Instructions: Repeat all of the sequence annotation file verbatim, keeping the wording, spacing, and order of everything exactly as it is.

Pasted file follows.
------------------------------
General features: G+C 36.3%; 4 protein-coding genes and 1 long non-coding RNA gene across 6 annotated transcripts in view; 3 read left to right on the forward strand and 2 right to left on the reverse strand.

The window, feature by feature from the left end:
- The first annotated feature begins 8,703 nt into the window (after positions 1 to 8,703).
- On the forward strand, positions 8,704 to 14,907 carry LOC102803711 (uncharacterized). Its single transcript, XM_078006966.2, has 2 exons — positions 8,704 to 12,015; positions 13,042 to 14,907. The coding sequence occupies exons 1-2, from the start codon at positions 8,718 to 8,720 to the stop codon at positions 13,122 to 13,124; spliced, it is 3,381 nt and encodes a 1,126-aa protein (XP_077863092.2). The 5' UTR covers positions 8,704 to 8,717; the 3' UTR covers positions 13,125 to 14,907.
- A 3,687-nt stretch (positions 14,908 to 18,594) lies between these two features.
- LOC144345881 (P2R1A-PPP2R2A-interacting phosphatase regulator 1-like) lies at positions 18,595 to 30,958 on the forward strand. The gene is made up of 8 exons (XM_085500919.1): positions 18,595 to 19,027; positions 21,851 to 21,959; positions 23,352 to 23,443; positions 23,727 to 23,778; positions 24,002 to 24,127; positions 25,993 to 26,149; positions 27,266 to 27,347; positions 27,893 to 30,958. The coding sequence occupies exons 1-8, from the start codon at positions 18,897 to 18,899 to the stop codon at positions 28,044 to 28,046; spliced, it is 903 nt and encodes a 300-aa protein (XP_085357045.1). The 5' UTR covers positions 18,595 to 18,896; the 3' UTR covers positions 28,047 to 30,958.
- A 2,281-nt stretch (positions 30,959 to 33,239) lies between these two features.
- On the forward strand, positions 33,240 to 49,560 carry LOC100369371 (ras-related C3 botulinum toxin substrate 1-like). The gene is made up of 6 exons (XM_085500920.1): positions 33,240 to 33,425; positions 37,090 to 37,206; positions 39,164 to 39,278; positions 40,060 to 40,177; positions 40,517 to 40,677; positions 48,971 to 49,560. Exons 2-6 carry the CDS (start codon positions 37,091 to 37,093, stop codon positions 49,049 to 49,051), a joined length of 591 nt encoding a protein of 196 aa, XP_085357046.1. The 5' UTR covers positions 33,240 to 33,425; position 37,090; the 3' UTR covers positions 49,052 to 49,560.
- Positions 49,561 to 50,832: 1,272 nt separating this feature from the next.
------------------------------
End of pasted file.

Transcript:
General features: G+C 36.3%; 4 protein-coding genes and 1 long non-coding RNA gene across 6 annotated transcripts in view; 3 read left to right on the forward strand and 2 right to left on the reverse strand.

The window, feature by feature from the left end:
- The first annotated feature begins 8,703 nt into the window (after positions 1 to 8,703).
- On the forward strand, positions 8,704 to 14,907 carry LOC102803711 (uncharacterized). Its single transcript, XM_078006966.2, has 2 exons — positions 8,704 to 12,015; positions 13,042 to 14,907. The coding sequence occupies exons 1-2, from the start codon at positions 8,718 to 8,720 to the stop codon at positions 13,122 to 13,124; spliced, it is 3,381 nt and encodes a 1,126-aa protein (XP_077863092.2). The 5' UTR covers positions 8,704 to 8,717; the 3' UTR covers positions 13,125 to 14,907.
- A 3,687-nt stretch (positions 14,908 to 18,594) lies between these two features.
- LOC144345881 (P2R1A-PPP2R2A-interacting phosphatase regulator 1-like) lies at positions 18,595 to 30,958 on the forward strand. The gene is made up of 8 exons (XM_085500919.1): positions 18,595 to 19,027; positions 21,851 to 21,959; positions 23,352 to 23,443; positions 23,727 to 23,778; positions 24,002 to 24,127; positions 25,993 to 26,149; positions 27,266 to 27,347; positions 27,893 to 30,958. The coding sequence occupies exons 1-8, from the start codon at positions 18,897 to 18,899 to the stop codon at positions 28,044 to 28,046; spliced, it is 903 nt and encodes a 300-aa protein (XP_085357045.1). The 5' UTR covers positions 18,595 to 18,896; the 3' UTR covers positions 28,047 to 30,958.
- A 2,281-nt stretch (positions 30,959 to 33,239) lies between these two features.
- On the forward strand, positions 33,240 to 49,560 carry LOC100369371 (ras-related C3 botulinum toxin substrate 1-like). The gene is made up of 6 exons (XM_085500920.1): positions 33,240 to 33,425; positions 37,090 to 37,206; positions 39,164 to 39,278; positions 40,060 to 40,177; positions 40,517 to 40,677; positions 48,971 to 49,560. Exons 2-6 carry the CDS (start codon positions 37,091 to 37,093, stop codon positions 49,049 to 49,051), a joined length of 591 nt encoding a protein of 196 aa, XP_085357046.1. The 5' UTR covers positions 33,240 to 33,425; position 37,090; the 3' UTR covers positions 49,052 to 49,560.
- Positions 49,561 to 50,832: 1,272 nt separating this feature from the next.